The second gripe I have is that there was seemingly no character development, which is frustrating for a “coming of age” story. The main character does not seem to have any likable or interesting traits about him. He is stuck in this self-sabotage hell loop. Overall, I can’t say I like any of the characters. Usually when this happens, it’s because they’re not relatable. That’s not the case here. I think they’re plenty relatable. I also think they have no substance, no desire or drive to change. When the drive does pop up, it’s temporary or it plays into such a huge and predictable character flaw that it reads as boring.
As per usual, I let you know about any graphic parts or strong language in case you’re sensitive or in case you want to recommend the book. There are some slightly graphic parts and there is some strong language.
THE SWEET SPOTS
In this section, I cover some of my deeper, personal thoughts. Books are meant to make you think. I always think the best books are the ones that help you discover pieces of yourself.
- Did this book remind you of anything that has happened to you?: I think this book did a great job at highlighting how lonesome discovering yourself can be. I think it’s crucial that everyone takes moments to understand who they are, what they need, and where they want to go in life. What many people don’t talk about is that, sometimes, this is a lonely journey because the only person who can give you answers is you. The loneliness can get haunting, but it doesn’t last forever.
- Did this book give you any new ideas of yourself?: It showed me how impactful decisions are. We live in a giant web, where we are, somehow, all interconnected more than we realized. One decision, one choice, can catapult us into a completely different life. Sometimes, the most intense choice is leaving. We all leave at some point. We leave our homes when we’re adults. We leave jobs that no longer serve us. We leave past partners in search for our one, true partner. All these moments of change determine our paths. It’s a harrowing realization.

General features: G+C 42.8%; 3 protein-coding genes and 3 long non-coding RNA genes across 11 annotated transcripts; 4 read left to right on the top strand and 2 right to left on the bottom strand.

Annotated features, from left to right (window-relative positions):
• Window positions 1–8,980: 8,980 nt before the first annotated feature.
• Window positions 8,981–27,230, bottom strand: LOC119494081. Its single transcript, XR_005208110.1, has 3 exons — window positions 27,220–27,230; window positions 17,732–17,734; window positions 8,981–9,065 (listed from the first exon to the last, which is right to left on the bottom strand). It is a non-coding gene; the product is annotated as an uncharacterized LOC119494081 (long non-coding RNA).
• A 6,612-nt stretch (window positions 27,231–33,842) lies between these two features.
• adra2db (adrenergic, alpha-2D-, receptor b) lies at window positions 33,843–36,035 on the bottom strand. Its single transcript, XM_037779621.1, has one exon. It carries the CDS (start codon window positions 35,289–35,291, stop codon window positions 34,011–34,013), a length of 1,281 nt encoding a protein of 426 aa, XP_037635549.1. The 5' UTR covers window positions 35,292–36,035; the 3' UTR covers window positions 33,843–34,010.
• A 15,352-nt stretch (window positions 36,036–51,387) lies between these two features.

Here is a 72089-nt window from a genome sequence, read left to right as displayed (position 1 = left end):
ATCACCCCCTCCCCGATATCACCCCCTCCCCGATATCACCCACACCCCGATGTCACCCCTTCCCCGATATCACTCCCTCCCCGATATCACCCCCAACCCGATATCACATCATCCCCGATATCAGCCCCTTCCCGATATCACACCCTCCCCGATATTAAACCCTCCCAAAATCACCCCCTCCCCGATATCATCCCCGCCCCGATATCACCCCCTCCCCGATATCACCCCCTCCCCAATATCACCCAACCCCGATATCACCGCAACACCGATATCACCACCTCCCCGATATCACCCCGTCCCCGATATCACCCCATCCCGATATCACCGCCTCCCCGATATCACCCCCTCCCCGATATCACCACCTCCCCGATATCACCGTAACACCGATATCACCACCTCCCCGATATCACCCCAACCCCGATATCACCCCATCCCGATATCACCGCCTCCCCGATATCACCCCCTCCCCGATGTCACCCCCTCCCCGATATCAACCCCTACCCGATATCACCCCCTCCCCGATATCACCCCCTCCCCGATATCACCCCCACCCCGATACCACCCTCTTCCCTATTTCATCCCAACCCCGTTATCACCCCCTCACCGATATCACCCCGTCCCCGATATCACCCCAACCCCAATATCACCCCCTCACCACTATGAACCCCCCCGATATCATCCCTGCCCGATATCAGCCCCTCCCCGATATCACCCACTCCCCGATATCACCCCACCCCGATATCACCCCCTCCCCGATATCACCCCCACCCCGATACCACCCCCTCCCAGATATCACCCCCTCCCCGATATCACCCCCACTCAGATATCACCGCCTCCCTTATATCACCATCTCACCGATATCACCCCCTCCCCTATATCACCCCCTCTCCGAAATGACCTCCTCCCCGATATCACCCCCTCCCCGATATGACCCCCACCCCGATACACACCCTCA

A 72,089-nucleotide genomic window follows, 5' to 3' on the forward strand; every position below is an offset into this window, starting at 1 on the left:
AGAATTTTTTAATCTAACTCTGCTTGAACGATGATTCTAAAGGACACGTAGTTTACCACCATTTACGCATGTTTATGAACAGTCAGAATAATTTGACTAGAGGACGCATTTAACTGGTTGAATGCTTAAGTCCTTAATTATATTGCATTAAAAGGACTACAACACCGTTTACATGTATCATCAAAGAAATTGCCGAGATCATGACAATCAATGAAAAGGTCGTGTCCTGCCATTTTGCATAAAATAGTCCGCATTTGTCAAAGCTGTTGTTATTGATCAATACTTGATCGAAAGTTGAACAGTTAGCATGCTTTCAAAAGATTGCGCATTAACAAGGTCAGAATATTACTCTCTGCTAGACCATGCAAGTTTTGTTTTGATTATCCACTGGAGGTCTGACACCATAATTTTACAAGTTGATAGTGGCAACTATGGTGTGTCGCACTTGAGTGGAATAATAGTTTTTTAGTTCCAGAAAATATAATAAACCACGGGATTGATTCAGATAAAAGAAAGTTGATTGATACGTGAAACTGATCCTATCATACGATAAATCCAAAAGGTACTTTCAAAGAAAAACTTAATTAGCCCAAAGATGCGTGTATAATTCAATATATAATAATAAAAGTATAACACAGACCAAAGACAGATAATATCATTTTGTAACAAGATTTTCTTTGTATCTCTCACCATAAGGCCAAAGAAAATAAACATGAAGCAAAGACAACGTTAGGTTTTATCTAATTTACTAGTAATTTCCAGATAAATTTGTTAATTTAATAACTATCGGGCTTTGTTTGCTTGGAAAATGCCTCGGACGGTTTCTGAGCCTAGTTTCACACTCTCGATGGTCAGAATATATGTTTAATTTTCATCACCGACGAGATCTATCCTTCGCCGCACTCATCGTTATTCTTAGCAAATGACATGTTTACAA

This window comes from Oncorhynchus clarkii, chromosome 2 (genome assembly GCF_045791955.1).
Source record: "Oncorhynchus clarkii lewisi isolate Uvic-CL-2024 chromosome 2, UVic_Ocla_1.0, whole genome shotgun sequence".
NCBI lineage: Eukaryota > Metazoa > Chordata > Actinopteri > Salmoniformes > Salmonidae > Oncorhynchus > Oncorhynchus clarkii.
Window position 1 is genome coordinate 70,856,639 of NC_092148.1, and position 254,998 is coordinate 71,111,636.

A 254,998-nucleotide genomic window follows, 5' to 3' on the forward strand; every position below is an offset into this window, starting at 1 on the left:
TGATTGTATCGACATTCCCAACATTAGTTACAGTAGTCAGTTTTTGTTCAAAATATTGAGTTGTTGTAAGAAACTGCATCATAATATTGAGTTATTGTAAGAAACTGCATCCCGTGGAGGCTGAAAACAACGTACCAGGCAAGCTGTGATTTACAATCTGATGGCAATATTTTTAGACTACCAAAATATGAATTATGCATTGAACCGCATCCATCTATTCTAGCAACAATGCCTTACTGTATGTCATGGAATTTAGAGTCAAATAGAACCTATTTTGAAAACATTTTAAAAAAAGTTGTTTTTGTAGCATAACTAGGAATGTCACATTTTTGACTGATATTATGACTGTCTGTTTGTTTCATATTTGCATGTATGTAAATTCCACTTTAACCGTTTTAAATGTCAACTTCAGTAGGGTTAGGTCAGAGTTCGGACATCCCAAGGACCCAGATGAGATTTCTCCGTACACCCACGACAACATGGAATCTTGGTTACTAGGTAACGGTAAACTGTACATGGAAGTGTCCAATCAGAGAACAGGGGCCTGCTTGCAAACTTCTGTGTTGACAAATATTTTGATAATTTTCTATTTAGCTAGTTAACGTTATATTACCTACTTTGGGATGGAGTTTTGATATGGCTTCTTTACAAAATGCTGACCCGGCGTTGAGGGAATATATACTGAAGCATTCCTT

- What lesson did you learn?: The United States is not free from poverty. Racism has some of the deepest roots I’ve ever seen. Even the most subtle forms can be the most haunting. The sense of loss over a parent that chooses to leave is unparalleled. It is not mercy to “save” someone; it may be the thing that clips their wings instead.
I give this book a solid 3/5 stars. I don’t think this book was a good fit for me, but I could see many people enjoying it. I think the way Ko addressed racism, fostering, adoption, and sexism is prudent to what we’re facing today. Despite the writing being beautiful, the excessive details sometimes got in the way of the story. I also did not think the characters had any development and lacked a certain amount of substance. This, in turn, made the story dull and lackluster. Overall, if you love contemporary fiction, you would probably enjoy this book just fine.
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I received The Leavers from the Book of the Month Club for May 2017. It was so great to receive personalized book recommendations at my doorstep! Honestly, I’m not sure if I would’ve picked up and experienced The Leavers if it wasn’t for BOTM. You can join the club here for under $20 a month!
*Thank you Book of the Month Club for sponsoring this. All opinions are my own.